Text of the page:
Is the Beaxy Case A Blueprint for Action Against Coinbase?

Will Coinbase become the next crypto entity targeted by regulators?

The exchange was already served a Wells Notice by the Securities and Exchange Commission (SEC) last month.  Now, after the agency slapped charges against cryptocurrency exchange Beaxy, speculation is rife that Coinbase might be next in line.

Beaxy was a little-known operation based in Illinois. Coinbase is crypto’s flag bearer in North America and the continent’s biggest trading exchange by volume.

The difference in size doesn’t matter, however. Crypto observers and former SEC officials say that similarities in the operating structures of both outfits makes the Beaxy case a blueprint for SEC enforcement action against Coinbase.

But, while Coinbase’s operations resemble those of Beaxy at first glance, they are different in practice. The exchange has covered its bases well to evade regulatory action.    

An All-In-One Crypto Platform   

Like most cryptocurrency outfits, Beaxy ran a vertically integrated operation. This means that the company, its parent Windy, and their related entities acted as custodians, market makers, clearing agents, and broker-dealer for customers. They performed these functions without obtaining necessary licenses from the SEC.

The agency’s complaint makes a point of this. It cites instances in which Windy provided custody and brokerage services to customers without registering either as a custodian or broker-dealer. Ownership of customer assets enables platforms like Beaxy to play around with customer funds. The platform also hired market makers to provide liquidity for its in-house BXY token, according to the complaint.   

In Defense of Coinbase

Coinbase is not at risk of similar charges. The exchange purportedly keeps customer assets on the blockchains of respective tokens at “addresses controlled by Coinbase.” It’s user agreement makes clear that the “Title to supported digital assets shall, at all times, remain with you [the customer] and not transfer to Coinbase.” Further the terms make clear that none of the supported digital assets are the “property of, or shall, or may be loaned to Coinbase.”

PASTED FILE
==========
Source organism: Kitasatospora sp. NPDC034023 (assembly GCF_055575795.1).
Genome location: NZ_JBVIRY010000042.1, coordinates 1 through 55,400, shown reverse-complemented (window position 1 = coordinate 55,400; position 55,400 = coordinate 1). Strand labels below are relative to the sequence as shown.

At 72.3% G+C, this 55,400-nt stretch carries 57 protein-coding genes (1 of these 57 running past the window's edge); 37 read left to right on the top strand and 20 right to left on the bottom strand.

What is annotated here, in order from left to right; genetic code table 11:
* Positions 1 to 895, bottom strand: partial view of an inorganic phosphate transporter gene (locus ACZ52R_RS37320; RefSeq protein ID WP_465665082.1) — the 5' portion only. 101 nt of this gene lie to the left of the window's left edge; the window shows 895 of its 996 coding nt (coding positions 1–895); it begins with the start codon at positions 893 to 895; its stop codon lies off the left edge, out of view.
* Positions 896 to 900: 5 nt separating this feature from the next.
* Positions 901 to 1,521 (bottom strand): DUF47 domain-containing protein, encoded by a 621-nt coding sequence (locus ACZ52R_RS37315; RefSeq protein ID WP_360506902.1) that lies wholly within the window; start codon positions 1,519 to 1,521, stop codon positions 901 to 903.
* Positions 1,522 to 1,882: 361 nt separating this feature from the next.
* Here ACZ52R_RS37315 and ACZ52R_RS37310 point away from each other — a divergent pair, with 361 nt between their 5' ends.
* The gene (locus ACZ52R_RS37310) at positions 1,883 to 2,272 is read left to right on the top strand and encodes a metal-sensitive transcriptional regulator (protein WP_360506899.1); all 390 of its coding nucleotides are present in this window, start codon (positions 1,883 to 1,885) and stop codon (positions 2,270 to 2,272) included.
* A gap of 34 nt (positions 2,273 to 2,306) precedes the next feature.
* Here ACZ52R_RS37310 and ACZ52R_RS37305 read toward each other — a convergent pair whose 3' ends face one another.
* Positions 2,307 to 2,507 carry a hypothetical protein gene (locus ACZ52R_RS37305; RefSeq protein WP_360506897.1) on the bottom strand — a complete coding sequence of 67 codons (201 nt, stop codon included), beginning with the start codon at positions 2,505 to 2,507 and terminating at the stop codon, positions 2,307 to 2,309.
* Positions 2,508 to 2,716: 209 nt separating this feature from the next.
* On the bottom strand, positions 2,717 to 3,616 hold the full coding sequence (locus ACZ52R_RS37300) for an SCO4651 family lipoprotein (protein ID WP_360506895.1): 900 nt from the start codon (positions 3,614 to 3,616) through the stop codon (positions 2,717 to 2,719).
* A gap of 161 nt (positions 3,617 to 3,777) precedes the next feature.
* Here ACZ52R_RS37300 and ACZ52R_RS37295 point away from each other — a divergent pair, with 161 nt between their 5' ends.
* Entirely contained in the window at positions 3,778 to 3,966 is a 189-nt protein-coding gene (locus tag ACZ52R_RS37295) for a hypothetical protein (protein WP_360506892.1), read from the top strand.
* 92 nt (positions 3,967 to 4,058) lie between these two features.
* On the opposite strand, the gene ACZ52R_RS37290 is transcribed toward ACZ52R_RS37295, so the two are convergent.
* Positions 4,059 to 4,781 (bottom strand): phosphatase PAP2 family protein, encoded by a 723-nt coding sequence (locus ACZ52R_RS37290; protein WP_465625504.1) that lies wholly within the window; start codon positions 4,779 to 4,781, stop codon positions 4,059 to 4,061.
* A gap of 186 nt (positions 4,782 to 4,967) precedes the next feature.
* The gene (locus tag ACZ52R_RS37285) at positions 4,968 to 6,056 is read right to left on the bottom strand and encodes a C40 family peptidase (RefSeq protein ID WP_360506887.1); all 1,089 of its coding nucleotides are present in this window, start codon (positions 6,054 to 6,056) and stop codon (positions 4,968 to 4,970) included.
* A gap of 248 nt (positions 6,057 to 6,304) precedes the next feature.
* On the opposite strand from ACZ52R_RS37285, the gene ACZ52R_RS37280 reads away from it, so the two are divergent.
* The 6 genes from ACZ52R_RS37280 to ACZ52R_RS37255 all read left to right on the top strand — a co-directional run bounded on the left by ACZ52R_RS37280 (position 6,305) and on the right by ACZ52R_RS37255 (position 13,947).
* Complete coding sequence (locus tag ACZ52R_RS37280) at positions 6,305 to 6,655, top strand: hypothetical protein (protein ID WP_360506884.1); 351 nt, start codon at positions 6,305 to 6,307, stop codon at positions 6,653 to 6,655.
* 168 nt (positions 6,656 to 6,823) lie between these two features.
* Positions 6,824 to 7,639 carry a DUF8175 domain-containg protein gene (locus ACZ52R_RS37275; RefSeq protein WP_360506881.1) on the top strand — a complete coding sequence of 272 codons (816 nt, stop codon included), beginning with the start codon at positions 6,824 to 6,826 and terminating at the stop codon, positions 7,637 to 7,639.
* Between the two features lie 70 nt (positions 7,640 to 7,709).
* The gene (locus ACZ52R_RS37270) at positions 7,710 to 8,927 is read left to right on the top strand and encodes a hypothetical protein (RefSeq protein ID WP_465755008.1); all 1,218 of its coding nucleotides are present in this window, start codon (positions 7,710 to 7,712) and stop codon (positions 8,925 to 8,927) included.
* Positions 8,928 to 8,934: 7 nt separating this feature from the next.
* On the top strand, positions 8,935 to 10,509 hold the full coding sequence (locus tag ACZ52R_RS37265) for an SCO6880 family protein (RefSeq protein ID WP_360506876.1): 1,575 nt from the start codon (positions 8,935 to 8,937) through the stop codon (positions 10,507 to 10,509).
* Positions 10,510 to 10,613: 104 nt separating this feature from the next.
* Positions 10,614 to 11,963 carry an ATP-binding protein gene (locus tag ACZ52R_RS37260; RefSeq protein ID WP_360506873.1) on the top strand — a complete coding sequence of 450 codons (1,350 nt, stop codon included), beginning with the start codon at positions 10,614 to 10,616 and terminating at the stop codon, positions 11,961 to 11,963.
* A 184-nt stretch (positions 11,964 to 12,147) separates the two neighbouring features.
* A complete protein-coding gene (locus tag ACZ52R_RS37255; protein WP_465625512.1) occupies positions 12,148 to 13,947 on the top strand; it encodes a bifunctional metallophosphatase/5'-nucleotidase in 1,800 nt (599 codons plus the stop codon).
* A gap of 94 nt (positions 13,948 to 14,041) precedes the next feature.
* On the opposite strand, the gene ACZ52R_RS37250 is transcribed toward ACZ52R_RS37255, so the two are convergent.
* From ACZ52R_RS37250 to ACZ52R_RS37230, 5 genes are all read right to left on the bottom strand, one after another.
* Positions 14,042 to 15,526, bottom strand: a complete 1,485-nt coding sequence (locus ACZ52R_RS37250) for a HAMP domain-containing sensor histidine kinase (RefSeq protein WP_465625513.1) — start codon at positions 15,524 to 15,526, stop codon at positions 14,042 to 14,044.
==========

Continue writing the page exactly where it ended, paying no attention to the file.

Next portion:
The exchange’s custody offering, Coinbase Custody, is also separated from its retail operations based on a cursory reading of its terms that state customers holding accounts with Coinbase Custody are not covered under its Account Protection service. Coinbase also does not have an inhouse token like BXY that requires market making from outside firms.

While it may seem to act like a broker-dealer or an intermediary, Coinbase says it does not trade or facilitate trading in cryptocurrency tokens because digital asset trades settle instantly and do not require intermediaries like brokers to hold the settled securities. That position adopted by the exchange was strengthened this year, when a federal judge dismissed a lawsuit from disgruntled customers of the exchange that charged the exchange with selling unregistered securities.

To further bolster its defenses against regulation, the exchange has also acquired broker-dealer firms over the years. In its petition for clearer crypto rule making last year, the exchange said it might consider changing its operations to suit the SEC’s model through these firms.     

A Unique Ecosystem

To be sure, Coinbase is hardly in the clear as far as securities regulations are concerned. The company has subsidiaries and affiliates that engage in activities that function in concert with the exchange. But Coinbase’s incestuous dealings are hardly unique in crypto.

Still, they are permissible in an ecosystem that has very few players engaging in a largely unregulated activity. Coinbase will find it difficult to make a case for itself as more players and larger institutions begin providing crypto services.

Leave a Reply

This site uses Akismet to reduce spam. Learn how your comment data is processed.